I remember only a few parts of my first day of kindergarten. I remember walking to the bus stop with my brothers. We sat down, my brothers sitting close to their friends, and me sitting quietly next to someone I didn’t know. And that’s it. That was 20 years ago.
Tomorrow I get to walk my firstborn down to the bus stop for his first day of kindergarten.
I don’t know how many times I’ve heard, “It goes so fast,” or have been told to enjoy the moments we have with them. I tend to ignore it after a while. But the past week? They weren’t joking, you guys. This all would probably be a bit easier if I weren’t 28 weeks pregnant and crazy hormonal. But this is hard. This feels like the hardest thing I’ve had to do in a long time.
As I’m sweeping my son in my arms for the next 18 hours before he leaves for school, I’m also acutely aware of all the stuff happening around us. All the world and its chaos. All the posts we’ve been sharing the past few days of, “This is not what Jesus is about.” I agree. The Church is not racism, white supremacy, bigotry, or any of it. We are not that. And while the posts are great, I’m hoping we’re less talk. Far less talk. So much so that we shut up and go out and do the hard work ourselves.
I’m sending my son out into the world tomorrow, and he won’t have me to hold his hand. He always holds my hand when we walk together. My other boys aren’t like that. They’ll run ahead. But Liam always finds his way back to me. He always grabs my hand and holds on tight, waiting for me to lead him.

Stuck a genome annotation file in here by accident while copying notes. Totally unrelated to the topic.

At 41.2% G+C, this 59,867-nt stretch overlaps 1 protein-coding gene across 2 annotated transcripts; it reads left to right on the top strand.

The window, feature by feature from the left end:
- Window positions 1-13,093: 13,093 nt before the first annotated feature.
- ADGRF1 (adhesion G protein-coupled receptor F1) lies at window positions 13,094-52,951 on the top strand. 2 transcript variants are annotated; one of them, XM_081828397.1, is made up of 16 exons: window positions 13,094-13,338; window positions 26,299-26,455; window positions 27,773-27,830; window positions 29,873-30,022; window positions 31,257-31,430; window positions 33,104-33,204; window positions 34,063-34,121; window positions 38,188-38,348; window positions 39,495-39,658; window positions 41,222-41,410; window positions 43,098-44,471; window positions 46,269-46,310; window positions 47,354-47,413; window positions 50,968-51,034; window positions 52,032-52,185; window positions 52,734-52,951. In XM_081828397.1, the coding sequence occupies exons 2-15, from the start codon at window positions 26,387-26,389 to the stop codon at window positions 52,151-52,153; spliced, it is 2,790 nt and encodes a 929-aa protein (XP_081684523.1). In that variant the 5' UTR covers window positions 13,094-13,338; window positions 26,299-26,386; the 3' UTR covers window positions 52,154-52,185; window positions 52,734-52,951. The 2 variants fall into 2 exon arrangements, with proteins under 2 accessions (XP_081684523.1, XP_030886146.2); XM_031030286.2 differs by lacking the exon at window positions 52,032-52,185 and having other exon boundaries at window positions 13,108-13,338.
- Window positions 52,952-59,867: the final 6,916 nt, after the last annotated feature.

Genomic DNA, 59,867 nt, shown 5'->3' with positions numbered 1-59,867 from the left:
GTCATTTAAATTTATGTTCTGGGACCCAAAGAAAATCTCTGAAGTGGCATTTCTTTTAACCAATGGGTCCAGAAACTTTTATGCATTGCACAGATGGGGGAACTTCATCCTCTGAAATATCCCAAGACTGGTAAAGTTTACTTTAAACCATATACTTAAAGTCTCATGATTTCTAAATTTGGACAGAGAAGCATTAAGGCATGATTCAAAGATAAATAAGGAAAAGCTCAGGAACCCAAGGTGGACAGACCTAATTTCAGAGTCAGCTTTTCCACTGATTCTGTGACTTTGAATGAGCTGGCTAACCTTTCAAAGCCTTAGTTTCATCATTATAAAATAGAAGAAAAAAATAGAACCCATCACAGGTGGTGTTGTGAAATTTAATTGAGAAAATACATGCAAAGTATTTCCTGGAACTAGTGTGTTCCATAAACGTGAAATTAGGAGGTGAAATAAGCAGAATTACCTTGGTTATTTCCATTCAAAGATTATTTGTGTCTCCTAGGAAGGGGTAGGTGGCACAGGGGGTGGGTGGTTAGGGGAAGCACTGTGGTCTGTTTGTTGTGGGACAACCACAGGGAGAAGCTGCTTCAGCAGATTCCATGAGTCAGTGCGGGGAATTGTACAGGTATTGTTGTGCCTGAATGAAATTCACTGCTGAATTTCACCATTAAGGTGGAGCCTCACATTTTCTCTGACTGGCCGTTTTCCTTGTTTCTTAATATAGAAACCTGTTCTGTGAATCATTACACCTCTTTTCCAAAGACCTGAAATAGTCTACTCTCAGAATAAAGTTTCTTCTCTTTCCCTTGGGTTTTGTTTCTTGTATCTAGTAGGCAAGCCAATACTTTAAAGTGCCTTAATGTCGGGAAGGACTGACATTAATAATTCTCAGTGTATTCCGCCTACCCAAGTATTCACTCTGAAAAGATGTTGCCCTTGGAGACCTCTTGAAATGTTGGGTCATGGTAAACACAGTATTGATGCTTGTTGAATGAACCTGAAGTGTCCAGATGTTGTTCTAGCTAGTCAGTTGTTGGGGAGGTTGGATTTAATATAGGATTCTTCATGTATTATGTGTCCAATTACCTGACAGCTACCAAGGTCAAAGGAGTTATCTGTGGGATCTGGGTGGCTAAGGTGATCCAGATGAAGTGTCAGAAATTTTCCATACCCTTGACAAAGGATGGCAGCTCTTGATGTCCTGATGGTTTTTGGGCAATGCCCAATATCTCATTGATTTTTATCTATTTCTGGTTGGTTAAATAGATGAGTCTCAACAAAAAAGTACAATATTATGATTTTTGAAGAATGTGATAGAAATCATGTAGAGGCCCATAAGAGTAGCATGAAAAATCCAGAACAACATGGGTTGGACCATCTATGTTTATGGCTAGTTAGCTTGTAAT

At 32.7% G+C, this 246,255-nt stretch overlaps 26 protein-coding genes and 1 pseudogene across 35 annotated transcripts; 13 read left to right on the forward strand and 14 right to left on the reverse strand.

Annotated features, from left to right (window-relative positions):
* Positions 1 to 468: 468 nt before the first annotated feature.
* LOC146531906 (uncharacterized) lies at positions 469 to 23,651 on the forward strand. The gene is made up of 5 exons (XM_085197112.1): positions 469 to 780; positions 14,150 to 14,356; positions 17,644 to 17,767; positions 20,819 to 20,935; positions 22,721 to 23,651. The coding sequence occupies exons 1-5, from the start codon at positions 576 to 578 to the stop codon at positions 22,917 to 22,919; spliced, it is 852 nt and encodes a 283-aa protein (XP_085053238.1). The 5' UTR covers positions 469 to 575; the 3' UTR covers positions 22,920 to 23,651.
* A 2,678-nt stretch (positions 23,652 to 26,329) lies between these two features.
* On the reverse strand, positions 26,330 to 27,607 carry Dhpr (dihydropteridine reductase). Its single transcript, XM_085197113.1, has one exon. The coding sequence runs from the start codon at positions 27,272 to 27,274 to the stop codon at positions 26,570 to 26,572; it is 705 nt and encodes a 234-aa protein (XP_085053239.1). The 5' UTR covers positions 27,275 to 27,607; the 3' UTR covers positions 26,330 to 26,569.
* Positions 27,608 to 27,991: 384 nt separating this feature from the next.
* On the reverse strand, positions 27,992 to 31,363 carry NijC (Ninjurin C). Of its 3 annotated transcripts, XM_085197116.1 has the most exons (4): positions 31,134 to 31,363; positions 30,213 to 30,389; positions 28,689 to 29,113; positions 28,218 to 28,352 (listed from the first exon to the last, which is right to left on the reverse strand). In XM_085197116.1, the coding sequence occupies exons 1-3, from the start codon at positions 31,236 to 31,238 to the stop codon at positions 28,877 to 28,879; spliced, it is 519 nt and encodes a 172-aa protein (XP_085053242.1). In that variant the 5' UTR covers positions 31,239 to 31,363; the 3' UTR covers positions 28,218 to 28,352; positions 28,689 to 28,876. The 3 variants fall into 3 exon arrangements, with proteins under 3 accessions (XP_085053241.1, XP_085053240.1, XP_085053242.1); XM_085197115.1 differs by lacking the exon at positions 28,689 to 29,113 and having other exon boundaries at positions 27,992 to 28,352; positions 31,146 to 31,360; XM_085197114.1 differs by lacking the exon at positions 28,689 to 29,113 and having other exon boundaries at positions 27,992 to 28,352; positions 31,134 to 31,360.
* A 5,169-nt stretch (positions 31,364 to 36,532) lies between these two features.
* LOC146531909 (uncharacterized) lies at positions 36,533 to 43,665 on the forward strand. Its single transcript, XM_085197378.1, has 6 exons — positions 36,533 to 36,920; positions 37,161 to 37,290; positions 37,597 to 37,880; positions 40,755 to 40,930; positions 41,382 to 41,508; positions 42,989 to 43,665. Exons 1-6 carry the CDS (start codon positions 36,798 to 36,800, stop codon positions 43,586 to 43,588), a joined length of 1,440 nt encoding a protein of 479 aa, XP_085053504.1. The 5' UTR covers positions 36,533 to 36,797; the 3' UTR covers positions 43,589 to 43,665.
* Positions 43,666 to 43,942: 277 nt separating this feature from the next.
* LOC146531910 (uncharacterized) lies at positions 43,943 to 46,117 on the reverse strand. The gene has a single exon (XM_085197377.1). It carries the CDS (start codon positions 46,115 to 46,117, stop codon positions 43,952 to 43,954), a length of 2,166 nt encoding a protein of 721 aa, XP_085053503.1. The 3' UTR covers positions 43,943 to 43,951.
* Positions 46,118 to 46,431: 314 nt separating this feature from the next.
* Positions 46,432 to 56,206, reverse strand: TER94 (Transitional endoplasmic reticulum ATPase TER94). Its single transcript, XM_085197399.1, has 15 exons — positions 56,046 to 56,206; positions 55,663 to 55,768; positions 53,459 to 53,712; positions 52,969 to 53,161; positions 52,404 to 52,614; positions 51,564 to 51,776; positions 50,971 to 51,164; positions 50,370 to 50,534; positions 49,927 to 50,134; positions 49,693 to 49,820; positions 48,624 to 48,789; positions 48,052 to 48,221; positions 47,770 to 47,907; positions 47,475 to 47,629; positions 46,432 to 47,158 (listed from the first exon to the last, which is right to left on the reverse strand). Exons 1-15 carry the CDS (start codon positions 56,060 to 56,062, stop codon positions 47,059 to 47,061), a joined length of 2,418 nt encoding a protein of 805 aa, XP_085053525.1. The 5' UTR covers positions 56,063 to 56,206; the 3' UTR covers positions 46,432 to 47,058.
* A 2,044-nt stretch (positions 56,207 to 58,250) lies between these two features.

Tomorrow he will go without me, without my hand, and slowly edge into becoming a person who isn’t so attached to me. I’ll let him go, and I’ll return to my home and remember where the rest of our nation and world is at today. How broken and frustrated people are. And how the next generation is at my feet.
The change isn’t in this post or whatever I share on Facebook or Twitter. The change isn’t in following other Christians who say it better than me. The change is in the way my feet are walking. The things I teach my kids. The way I tell them to treat people who look and act in a way that they don’t know.
You want the world to change? Be it.
I’ve always written about the woman and mom I want to be. I want to leave a legacy for my sons that reminds them how imperfect we all are and how perfect and good God is. And yet, we do our best to love people–all people–because that’s what was done for us.
Now is the time to be her: the woman who isn’t afraid. Who feels like she’s losing her baby, but trusting that God has got him in His hands. She walks in grace and love and knows she is called to act higher. She isn’t intimidated by race. She isn’t afraid to be told she’s grown up privileged. She is teachable, moldable, and incredibly imperfect.
I am her. I am struggling to be her. But I will fight nonetheless to be better, for the sake of the disciples at my feet. And where I fail, I point to Jesus. Where I mess up, I will admit it. And where I am weak, I remind them that it is Jesus who makes me strong.
I am reminded of 1 John 4:18. “There is no fear in love. But perfect love casts out fear, because fear has to do with punishment. The one who fears is not made perfect in love.”
No fear in love. Given perfect love by a perfect God. He drives out our fears. He makes us whole.
It is the legacy we must leave. You want change? Be it.